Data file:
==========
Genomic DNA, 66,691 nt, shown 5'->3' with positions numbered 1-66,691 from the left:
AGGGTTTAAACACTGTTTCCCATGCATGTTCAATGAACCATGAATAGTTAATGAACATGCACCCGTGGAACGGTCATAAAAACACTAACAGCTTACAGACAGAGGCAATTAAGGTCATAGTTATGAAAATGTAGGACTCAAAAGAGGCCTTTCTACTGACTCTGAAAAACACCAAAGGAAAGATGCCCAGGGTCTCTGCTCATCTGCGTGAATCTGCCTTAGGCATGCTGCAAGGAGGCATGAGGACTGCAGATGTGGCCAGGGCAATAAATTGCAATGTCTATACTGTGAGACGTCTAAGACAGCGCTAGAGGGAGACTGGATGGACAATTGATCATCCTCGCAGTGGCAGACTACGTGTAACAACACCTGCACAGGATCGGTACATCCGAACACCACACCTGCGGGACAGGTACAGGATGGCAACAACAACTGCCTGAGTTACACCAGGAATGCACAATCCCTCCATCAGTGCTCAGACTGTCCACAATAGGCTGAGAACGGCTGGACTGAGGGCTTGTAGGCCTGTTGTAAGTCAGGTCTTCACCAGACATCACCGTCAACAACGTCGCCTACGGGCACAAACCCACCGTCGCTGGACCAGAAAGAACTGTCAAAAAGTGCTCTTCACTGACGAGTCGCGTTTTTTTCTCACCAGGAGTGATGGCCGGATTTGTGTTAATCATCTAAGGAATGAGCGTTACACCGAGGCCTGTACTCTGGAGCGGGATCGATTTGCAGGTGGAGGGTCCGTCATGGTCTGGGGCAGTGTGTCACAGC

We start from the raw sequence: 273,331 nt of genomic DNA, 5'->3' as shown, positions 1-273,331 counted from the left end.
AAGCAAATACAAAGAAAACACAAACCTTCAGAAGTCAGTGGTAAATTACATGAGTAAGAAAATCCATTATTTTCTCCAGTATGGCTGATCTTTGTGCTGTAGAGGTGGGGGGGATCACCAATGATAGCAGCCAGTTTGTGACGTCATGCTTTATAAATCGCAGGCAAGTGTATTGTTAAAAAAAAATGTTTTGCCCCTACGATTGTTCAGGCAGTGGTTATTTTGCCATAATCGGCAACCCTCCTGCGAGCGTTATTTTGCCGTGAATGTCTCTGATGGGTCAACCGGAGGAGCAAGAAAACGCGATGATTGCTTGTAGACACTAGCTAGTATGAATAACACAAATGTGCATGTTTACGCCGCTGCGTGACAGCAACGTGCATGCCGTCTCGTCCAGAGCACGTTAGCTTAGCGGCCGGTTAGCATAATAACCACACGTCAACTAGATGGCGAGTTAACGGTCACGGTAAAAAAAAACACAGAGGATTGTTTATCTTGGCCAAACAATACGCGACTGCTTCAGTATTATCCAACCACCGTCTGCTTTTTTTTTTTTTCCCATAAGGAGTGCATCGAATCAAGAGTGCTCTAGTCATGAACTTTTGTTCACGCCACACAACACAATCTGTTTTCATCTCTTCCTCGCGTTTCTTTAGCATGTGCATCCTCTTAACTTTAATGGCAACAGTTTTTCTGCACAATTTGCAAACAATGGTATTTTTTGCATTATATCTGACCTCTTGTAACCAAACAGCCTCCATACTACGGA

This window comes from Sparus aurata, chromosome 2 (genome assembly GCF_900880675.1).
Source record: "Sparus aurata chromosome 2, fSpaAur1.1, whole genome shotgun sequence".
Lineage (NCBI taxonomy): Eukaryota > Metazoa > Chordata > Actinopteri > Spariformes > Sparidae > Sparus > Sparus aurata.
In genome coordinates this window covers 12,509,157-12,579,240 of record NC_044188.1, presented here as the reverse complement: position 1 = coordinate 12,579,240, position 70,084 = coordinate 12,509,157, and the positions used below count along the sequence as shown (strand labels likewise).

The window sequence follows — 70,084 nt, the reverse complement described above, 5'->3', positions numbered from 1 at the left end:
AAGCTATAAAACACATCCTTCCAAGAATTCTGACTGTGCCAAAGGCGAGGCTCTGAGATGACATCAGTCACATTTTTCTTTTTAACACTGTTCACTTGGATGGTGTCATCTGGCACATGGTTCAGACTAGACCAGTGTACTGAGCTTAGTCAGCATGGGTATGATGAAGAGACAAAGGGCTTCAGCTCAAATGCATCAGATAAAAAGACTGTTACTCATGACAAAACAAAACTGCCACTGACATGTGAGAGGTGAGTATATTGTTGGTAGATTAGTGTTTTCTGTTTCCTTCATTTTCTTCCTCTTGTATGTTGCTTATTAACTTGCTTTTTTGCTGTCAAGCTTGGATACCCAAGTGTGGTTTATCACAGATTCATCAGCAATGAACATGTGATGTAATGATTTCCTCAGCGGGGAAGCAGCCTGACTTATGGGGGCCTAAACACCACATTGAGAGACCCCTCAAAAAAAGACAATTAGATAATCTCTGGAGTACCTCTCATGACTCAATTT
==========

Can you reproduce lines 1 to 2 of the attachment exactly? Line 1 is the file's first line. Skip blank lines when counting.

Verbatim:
Genomic DNA, 66,691 nt, shown 5'->3' with positions numbered 1-66,691 from the left:
AGGGTTTAAACACTGTTTCCCATGCATGTTCAATGAACCATGAATAGTTAATGAACATGCACCCGTGGAACGGTCATAAAAACACTAACAGCTTACAGACAGAGGCAATTAAGGTCATAGTTATGAAAATGTAGGACTCAAAAGAGGCCTTTCTACTGACTCTGAAAAACACCAAAGGAAAGATGCCCAGGGTCTCTGCTCATCTGCGTGAATCTGCCTTAGGCATGCTGCAAGGAGGCATGAGGACTGCAGATGTGGCCAGGGCAATAAATTGCAATGTCTATACTGTGAGACGTCTAAGACAGCGCTAGAGGGAGACTGGATGGACAATTGATCATCCTCGCAGTGGCAGACTACGTGTAACAACACCTGCACAGGATCGGTACATCCGAACACCACACCTGCGGGACAGGTACAGGATGGCAACAACAACTGCCTGAGTTACACCAGGAATGCACAATCCCTCCATCAGTGCTCAGACTGTCCACAATAGGCTGAGAACGGCTGGACTGAGGGCTTGTAGGCCTGTTGTAAGTCAGGTCTTCACCAGACATCACCGTCAACAACGTCGCCTACGGGCACAAACCCACCGTCGCTGGACCAGAAAGAACTGTCAAAAAGTGCTCTTCACTGACGAGTCGCGTTTTTTTCTCACCAGGAGTGATGGCCGGATTTGTGTTAATCATCTAAGGAATGAGCGTTACACCGAGGCCTGTACTCTGGAGCGGGATCGATTTGCAGGTGGAGGGTCCGTCATGGTCTGGGGCAGTGTGTCACAGC